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Anabolic reactions

Reactions where two smaller molecules are joined together to form a larger molecule ("building up" reactions).

Action potential

The wave of positive charge which passes along an axon in response to a stimulus.

Pluripotent

capable of differentiating to form almost any type of cell in the body except those of the placenta and amniotic membranes.

Stem cell

Cells which can divide repeatedly without becoming differentiated and have the capacity to develop into a diverse range of specialised cell types.

Digestion

Breaking down the large insoluble food molecules into small soluble molecules

Neurones

Cells adapted to carry information in the form of electrical impulses

Embryo

The name for a group of cells that are developing into a fetus. In humans this is from implantation to the 8th week of development

Cell specialisation

The stem cells of an early embryo are all very similar and all have the potential to become any other cell in the body – they are pluripotent. But by the time a baby is born, many of the cells have differentiated and become specialised for particular functions in the body. Examples include muscle cells that contract in response to a stimulus, neurones - nerve cells that carry electrical impulses around the body and secretory cells that produce substances such as mucus, acid, enzymes or hormones for the body to use.

Different cells are adapted for different functions in an organism, such as the sensory cells (green) highlighted in this confocal micrograph of a Drosophila melanogaster fruit fly (Chun Han, CC BY-NC-ND 3.0)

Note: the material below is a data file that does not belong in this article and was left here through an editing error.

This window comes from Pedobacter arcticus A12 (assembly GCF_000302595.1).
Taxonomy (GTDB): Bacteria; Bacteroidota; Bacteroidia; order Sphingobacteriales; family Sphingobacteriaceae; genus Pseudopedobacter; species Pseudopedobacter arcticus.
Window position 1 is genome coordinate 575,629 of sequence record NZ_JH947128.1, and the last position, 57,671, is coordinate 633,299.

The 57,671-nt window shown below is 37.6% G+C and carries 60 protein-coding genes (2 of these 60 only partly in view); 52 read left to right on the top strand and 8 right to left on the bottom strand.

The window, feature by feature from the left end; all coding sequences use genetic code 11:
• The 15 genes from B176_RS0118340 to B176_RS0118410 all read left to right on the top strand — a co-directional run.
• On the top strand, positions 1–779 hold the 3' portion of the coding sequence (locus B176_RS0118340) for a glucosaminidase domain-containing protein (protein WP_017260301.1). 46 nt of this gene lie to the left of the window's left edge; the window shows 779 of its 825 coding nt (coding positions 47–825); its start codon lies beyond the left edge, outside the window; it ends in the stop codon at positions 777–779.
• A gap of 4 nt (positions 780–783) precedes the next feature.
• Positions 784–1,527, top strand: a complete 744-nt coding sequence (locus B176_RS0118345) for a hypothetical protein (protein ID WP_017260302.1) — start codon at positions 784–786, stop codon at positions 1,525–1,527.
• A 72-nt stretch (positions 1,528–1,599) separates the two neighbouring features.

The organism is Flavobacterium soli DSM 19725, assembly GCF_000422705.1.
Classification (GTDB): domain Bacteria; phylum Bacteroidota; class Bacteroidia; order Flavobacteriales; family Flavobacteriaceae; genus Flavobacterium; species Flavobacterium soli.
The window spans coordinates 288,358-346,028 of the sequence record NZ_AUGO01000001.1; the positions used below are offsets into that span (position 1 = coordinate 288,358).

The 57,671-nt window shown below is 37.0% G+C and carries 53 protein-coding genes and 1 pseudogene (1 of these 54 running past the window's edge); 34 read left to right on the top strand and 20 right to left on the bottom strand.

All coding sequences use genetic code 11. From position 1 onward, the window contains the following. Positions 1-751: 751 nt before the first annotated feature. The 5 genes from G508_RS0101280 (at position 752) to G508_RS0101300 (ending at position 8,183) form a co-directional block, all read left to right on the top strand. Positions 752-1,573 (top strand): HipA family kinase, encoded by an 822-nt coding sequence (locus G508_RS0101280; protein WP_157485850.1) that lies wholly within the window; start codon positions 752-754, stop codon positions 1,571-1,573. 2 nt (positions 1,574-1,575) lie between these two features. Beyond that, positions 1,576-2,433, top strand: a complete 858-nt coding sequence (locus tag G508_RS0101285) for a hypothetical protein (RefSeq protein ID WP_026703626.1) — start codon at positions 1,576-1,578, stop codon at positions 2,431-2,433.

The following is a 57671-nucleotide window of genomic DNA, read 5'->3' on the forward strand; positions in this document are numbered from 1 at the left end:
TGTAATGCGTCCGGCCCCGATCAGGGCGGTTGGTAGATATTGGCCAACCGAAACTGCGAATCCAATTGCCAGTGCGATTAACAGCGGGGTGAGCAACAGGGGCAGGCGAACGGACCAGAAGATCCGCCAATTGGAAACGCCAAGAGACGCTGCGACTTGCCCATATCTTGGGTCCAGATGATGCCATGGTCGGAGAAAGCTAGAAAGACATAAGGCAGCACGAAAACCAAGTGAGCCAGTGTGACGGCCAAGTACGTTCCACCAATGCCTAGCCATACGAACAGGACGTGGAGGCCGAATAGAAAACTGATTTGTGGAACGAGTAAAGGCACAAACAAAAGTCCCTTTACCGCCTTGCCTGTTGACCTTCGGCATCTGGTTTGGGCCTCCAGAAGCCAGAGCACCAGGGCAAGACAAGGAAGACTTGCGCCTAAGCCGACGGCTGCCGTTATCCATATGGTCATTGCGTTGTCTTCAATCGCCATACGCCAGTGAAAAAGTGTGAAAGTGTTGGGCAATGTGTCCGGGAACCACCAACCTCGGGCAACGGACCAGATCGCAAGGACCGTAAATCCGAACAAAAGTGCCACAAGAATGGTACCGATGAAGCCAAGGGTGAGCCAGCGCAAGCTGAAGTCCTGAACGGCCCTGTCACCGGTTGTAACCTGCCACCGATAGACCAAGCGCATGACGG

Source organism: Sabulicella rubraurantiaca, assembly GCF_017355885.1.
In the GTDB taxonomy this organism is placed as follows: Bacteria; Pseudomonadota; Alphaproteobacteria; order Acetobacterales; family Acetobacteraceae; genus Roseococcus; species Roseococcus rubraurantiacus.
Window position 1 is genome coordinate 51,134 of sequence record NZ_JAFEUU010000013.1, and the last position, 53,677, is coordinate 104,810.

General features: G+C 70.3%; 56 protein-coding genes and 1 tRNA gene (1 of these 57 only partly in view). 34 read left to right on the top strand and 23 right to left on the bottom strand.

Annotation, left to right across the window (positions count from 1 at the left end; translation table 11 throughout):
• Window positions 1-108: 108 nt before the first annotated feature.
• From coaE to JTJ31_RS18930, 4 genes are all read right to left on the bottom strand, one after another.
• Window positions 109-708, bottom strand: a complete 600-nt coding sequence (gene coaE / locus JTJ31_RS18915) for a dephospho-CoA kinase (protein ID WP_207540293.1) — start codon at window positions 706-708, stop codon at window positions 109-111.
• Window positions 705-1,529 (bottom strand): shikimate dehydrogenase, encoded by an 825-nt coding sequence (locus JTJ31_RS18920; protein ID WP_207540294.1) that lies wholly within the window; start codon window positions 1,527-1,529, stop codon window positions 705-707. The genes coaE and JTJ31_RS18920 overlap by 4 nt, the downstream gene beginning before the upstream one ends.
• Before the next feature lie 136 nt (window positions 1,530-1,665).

Specialised features

It is very useful to consider some of the major adaptations for different functions seen in cells. Looking at differences in the ultrastructure of a cell can give you a clear insight into the functions of that cell in the body.

Example 1: Transport
Mouse macrophage microvilli SEM

Microvilli such as these greatly increase the surface area of membrane available for transporting substances into a cell. This image shows a scanning electron micrograph of a mouse macrophage microvilli (Emma Shelton, CC BY-NC-ND 3.0)

There are many situations where it is important to move substances into or out of cells. For example the products of digestion moving into the cells of the ileum, the hormones produced by glandular cells moving into the blood stream or the Na+, K+ or Cl- ions involved in the electrochemical events of an action potential moving into or out of a neurone.

Cells may be adapted to allow rapid transport across their internal or external membranes in a number of ways:

  • by an increase in the surface area of the internal membranes (such as many stacks of Golgi apparatus), or of the cell surface membrane (such as the presence of microvilli)
  • by an increase in the number of protein channels and carrier molecules in their membranes
  • by mechanisms to set up concentration, water potential or electrochemical gradients across membranes
Example 2: Energy requirements

Some cells require relatively little ATP to carry out their functions. Others need a lot of ATP for anabolic reactions or for functions such as the contraction of the muscles. As a general rule, cells that require a lot of ATP such as heart muscle and secretory cells, contain many mitochondria, whilst cells that have low activity levels have few mitochondria.

Many fat cells have few mitochondria, but special brown fat cells found in newborn babies and hibernating animals are full of mitochondria which undergo a special form of aerobic respiration designed to produce heat to keep the body warm (Image credits: mitochondria Keith Porter/ CC BY-NC-ND 3.0 hedgehog Jamain/ CC-BY-SA-3.0,2.5,2.0,1.0)

Example 3: Secretory functions

Cells that produce large amounts of proteins or other compounds such as steroid hormones, neurotransmitters, acid or mucus, usually have high levels of rough endoplasmic reticulum and Golgi apparatus in their cytoplasm. They may also have large numbers of vesicles containing secretions. These features are much less common in other types of cells.